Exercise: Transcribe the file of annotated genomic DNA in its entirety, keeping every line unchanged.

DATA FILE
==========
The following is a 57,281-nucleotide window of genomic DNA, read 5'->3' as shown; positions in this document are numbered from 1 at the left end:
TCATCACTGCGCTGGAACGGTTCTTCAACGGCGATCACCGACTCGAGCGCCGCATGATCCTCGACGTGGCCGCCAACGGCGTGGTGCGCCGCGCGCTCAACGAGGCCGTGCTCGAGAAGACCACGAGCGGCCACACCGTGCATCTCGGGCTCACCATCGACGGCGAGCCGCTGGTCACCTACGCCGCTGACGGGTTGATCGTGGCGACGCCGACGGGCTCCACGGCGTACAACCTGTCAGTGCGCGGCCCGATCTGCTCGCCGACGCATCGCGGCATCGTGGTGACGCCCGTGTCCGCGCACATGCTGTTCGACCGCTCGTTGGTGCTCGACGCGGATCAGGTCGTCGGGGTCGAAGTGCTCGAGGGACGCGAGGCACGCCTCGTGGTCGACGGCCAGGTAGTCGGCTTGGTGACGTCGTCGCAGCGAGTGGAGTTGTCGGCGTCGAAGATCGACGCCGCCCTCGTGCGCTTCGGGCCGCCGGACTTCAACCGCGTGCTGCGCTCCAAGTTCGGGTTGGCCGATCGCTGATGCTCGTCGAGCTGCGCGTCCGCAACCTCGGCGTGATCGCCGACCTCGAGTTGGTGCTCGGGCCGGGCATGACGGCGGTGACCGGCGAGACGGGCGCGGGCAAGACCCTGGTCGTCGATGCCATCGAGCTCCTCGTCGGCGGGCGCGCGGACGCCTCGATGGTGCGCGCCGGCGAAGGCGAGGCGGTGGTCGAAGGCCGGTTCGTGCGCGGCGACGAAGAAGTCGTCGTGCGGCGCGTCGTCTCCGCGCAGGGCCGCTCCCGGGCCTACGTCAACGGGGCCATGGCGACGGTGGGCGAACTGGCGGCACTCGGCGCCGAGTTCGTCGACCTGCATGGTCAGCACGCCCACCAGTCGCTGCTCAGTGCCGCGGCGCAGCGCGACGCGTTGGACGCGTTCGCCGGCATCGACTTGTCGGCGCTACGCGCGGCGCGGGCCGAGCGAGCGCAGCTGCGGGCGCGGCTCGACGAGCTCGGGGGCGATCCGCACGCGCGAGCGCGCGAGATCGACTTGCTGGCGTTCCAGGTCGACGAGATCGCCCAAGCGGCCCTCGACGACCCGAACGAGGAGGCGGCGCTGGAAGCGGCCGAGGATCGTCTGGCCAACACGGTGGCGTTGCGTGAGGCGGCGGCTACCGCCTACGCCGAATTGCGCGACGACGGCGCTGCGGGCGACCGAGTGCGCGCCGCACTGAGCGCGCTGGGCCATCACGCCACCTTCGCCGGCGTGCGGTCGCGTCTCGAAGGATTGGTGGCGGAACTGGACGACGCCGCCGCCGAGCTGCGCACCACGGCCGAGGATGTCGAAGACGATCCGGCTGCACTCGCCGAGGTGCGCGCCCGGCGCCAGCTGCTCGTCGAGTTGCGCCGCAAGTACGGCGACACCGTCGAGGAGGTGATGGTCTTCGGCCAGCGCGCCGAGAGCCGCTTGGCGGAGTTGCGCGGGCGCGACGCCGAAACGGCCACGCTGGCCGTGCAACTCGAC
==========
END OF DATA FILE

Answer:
The following is a 57,281-nucleotide window of genomic DNA, read 5'->3' as shown; positions in this document are numbered from 1 at the left end:
TCATCACTGCGCTGGAACGGTTCTTCAACGGCGATCACCGACTCGAGCGCCGCATGATCCTCGACGTGGCCGCCAACGGCGTGGTGCGCCGCGCGCTCAACGAGGCCGTGCTCGAGAAGACCACGAGCGGCCACACCGTGCATCTCGGGCTCACCATCGACGGCGAGCCGCTGGTCACCTACGCCGCTGACGGGTTGATCGTGGCGACGCCGACGGGCTCCACGGCGTACAACCTGTCAGTGCGCGGCCCGATCTGCTCGCCGACGCATCGCGGCATCGTGGTGACGCCCGTGTCCGCGCACATGCTGTTCGACCGCTCGTTGGTGCTCGACGCGGATCAGGTCGTCGGGGTCGAAGTGCTCGAGGGACGCGAGGCACGCCTCGTGGTCGACGGCCAGGTAGTCGGCTTGGTGACGTCGTCGCAGCGAGTGGAGTTGTCGGCGTCGAAGATCGACGCCGCCCTCGTGCGCTTCGGGCCGCCGGACTTCAACCGCGTGCTGCGCTCCAAGTTCGGGTTGGCCGATCGCTGATGCTCGTCGAGCTGCGCGTCCGCAACCTCGGCGTGATCGCCGACCTCGAGTTGGTGCTCGGGCCGGGCATGACGGCGGTGACCGGCGAGACGGGCGCGGGCAAGACCCTGGTCGTCGATGCCATCGAGCTCCTCGTCGGCGGGCGCGCGGACGCCTCGATGGTGCGCGCCGGCGAAGGCGAGGCGGTGGTCGAAGGCCGGTTCGTGCGCGGCGACGAAGAAGTCGTCGTGCGGCGCGTCGTCTCCGCGCAGGGCCGCTCCCGGGCCTACGTCAACGGGGCCATGGCGACGGTGGGCGAACTGGCGGCACTCGGCGCCGAGTTCGTCGACCTGCATGGTCAGCACGCCCACCAGTCGCTGCTCAGTGCCGCGGCGCAGCGCGACGCGTTGGACGCGTTCGCCGGCATCGACTTGTCGGCGCTACGCGCGGCGCGGGCCGAGCGAGCGCAGCTGCGGGCGCGGCTCGACGAGCTCGGGGGCGATCCGCACGCGCGAGCGCGCGAGATCGACTTGCTGGCGTTCCAGGTCGACGAGATCGCCCAAGCGGCCCTCGACGACCCGAACGAGGAGGCGGCGCTGGAAGCGGCCGAGGATCGTCTGGCCAACACGGTGGCGTTGCGTGAGGCGGCGGCTACCGCCTACGCCGAATTGCGCGACGACGGCGCTGCGGGCGACCGAGTGCGCGCCGCACTGAGCGCGCTGGGCCATCACGCCACCTTCGCCGGCGTGCGGTCGCGTCTCGAAGGATTGGTGGCGGAACTGGACGACGCCGCCGCCGAGCTGCGCACCACGGCCGAGGATGTCGAAGACGATCCGGCTGCACTCGCCGAGGTGCGCGCCCGGCGCCAGCTGCTCGTCGAGTTGCGCCGCAAGTACGGCGACACCGTCGAGGAGGTGATGGTCTTCGGCCAGCGCGCCGAGAGCCGCTTGGCGGAGTTGCGCGGGCGCGACGCCGAAACGGCCACGCTGGCCGTGCAACTCGAC